Compliance Risks for Non-Profits (Part 2)

As a non-profit organization, being aware of your exposure to risk is essential. In fact, it can sometimes take a number of years to discover areas of non-compliance. If you have discovered that you are exposed to risk and that you are currently non-compliant, what can you do to reverse this? How can you set the ship back on course and ensure that you maintain the trust of your community?

Here are some methods to correct your possible compliance risks:

  1. Stakeholders versus shareholders

Many organizations have stakeholders. These are people who have an interest in an organization and can be affected by it. In this context, your employees are your stakeholders. The community you work hard for are also your stakeholders.

All of this is quite OK and perfectly legal, but sometimes these stakeholders want to make a business investment and this is when things get tricky. A non-profit is not allowed to have any shareholders who have a direct financial interest and stand to gain financially.

As a non-profit, you’re likely to have a large network of interested individuals and groups who want to support your efforts, but it’s crucial that none of them invest financially where they also stand to gain a dividend. The moral of the story is: be generous with your stakeholders, but beware of shareholders.

  1. What are your politics?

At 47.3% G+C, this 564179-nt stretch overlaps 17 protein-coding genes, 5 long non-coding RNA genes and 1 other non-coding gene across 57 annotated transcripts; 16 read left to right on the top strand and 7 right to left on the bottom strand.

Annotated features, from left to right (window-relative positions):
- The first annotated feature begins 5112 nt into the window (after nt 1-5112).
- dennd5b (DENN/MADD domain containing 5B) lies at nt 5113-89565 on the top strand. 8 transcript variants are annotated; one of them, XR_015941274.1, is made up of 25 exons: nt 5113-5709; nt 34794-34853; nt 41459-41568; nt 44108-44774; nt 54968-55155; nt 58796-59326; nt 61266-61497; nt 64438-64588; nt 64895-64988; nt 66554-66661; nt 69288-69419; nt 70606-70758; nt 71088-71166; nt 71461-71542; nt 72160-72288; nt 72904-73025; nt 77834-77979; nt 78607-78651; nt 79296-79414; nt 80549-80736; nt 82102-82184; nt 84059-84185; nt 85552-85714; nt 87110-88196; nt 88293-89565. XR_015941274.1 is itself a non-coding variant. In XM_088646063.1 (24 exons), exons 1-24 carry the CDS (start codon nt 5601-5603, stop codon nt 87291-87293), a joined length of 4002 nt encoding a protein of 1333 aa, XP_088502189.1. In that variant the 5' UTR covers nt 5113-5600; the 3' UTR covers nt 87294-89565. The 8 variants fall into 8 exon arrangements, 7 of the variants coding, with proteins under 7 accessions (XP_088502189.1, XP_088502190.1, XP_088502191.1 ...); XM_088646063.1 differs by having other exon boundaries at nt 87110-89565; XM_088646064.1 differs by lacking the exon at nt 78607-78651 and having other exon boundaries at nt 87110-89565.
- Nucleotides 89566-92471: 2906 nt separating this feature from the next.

If your non-profit is well-known and widely supported by many stakeholders, you may find yourself rubbing shoulders with the political sphere. There’s nothing wrong with this and it can be very useful in terms of networking and getting things done.

What is not OK is when this relationship with the political sphere turns into a lobbying effort. Non-profits cannot affect legislation through lobbying in any substantial way. There is some grey area around this, so it’s best to check with the IRS on what those limits are exactly.

  1. Check your records

One area where many non-profits slip up is not keeping good and orderly records. In fact, this can go on for years without being noticed, and even become habitual. Your organization’s records really do matter in the context of compliance with tax laws and are essential if ever there is an ethical breach. The lesson is: do an immediate audit of your current record keeping status and whether they are in good order.

  1. Who are you paying?

The rules around who can accrue profits in the area of non-profits can be complex, so it is essential to check with the IRS on what the laws are in your area. Typically, it’s OK for profits to be accrued for stakeholders such as members, directors, and so on, but this must be checked.

Who you pay and how they profit could be the difference between your status as a non-profit organization with good standing in the community and a serious non-compliance issue.

Are you compliant?

If you haven’t looked closely at how your organization operates, it’s time to take a methodical approach and review areas where non-compliance is most common, including profits, politics, records, and financial interests.

Always check with the appropriate agencies, such as the IRS, on issues of compliance and what parameters are set for your organization. And if you do discover that you’re non-compliant, review thoroughly and make appropriate changes.